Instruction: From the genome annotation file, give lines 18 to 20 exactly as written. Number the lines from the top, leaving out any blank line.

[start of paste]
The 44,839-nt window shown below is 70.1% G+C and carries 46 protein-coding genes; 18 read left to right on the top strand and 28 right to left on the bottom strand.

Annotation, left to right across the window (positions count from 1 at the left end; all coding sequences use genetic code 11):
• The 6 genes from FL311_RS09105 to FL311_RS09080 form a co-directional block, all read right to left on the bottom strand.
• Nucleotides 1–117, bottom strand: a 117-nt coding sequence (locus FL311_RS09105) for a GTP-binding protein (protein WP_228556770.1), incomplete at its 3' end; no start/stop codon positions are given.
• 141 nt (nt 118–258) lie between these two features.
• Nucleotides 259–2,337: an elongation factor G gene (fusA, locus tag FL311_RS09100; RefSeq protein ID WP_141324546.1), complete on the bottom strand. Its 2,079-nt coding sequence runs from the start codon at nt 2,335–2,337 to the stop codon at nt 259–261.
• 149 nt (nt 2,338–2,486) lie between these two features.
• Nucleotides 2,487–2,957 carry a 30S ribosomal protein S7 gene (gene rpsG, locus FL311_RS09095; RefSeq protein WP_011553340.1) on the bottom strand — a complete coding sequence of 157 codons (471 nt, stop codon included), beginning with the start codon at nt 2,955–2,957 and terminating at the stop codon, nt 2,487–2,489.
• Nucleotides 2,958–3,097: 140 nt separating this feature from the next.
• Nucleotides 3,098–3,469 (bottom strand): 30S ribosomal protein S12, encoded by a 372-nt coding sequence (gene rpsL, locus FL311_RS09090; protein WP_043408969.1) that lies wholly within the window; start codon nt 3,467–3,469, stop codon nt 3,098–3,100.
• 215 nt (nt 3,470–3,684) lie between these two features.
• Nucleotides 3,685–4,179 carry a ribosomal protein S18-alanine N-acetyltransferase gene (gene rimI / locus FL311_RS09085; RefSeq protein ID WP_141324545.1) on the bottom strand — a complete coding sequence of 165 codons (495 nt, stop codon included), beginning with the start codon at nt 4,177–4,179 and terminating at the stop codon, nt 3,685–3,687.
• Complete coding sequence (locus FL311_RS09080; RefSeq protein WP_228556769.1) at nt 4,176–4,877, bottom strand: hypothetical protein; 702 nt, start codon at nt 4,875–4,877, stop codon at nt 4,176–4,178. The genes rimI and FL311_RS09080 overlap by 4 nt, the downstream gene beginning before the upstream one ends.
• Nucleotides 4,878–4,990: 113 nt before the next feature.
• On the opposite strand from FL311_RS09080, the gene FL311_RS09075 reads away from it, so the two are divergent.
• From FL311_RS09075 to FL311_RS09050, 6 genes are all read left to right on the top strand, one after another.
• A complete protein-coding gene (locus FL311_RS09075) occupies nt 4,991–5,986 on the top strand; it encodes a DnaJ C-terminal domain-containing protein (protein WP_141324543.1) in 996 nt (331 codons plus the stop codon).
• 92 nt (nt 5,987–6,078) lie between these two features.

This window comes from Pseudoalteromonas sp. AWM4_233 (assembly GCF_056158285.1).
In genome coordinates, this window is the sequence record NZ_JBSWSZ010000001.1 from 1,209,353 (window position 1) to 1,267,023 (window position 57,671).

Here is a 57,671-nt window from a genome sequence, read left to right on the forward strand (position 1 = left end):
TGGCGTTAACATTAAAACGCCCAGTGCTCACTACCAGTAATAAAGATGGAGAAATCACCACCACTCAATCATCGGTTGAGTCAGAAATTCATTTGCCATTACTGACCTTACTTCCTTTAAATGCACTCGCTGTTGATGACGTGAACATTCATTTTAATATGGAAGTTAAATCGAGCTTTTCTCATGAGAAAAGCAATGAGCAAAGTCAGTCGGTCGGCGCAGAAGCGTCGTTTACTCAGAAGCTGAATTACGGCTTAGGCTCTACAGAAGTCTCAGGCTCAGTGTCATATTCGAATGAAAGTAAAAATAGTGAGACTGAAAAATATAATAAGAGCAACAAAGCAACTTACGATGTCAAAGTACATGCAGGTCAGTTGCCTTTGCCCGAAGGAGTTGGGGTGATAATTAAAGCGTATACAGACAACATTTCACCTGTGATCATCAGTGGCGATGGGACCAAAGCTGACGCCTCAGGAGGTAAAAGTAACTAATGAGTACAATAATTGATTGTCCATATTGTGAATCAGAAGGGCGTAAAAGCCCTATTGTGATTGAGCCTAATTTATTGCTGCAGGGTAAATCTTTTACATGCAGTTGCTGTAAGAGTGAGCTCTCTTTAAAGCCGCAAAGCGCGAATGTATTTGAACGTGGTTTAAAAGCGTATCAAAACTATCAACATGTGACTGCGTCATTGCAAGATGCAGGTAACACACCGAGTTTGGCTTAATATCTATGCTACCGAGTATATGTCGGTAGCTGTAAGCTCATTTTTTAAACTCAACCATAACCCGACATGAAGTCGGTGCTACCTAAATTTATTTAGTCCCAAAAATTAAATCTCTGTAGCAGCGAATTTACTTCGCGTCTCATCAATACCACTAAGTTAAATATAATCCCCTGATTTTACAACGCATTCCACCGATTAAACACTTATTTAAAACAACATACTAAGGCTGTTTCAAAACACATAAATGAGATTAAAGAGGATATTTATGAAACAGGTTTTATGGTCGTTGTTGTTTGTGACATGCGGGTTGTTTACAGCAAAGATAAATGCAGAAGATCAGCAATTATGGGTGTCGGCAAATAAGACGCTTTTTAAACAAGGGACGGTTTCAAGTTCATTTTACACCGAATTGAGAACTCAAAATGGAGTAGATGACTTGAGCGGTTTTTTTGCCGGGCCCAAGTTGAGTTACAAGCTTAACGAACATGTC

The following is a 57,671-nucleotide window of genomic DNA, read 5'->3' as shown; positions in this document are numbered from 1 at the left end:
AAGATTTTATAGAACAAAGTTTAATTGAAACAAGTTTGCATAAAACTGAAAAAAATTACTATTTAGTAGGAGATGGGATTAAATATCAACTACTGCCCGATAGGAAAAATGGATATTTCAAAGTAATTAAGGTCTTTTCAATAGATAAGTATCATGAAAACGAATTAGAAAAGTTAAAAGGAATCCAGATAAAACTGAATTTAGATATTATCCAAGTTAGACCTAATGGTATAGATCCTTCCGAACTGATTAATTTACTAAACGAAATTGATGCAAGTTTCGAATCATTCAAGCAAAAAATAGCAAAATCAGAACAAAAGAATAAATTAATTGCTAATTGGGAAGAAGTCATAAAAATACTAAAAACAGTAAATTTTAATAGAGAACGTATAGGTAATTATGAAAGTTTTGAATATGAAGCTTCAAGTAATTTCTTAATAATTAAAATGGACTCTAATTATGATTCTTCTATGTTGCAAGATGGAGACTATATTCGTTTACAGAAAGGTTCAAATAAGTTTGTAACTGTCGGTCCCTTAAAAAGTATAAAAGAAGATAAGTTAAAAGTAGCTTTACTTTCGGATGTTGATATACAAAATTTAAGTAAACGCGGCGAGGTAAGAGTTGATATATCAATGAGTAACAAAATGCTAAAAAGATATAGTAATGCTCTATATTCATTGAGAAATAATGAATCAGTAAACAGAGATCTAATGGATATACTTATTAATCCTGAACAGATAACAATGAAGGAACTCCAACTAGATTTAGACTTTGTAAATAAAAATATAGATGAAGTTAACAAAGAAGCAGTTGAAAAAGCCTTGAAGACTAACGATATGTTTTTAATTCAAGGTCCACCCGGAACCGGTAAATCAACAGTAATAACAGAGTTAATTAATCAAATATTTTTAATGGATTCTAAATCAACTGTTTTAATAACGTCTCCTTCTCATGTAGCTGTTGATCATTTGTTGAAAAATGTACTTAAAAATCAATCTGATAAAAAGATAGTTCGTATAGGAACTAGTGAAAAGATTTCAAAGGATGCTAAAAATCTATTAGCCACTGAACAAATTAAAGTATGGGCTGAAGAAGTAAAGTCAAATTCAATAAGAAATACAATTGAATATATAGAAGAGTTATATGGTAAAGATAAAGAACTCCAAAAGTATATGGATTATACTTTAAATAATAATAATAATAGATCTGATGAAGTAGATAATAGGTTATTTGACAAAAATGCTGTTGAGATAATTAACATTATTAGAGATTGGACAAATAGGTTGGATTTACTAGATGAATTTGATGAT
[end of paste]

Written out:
• 92 nt (nt 5,987–6,078) lie between these two features.

This window comes from Pseudoalteromonas sp. AWM4_233 (assembly GCF_056158285.1).
In genome coordinates, this window is the sequence record NZ_JBSWSZ010000001.1 from 1,209,353 (window position 1) to 1,267,023 (window position 57,671).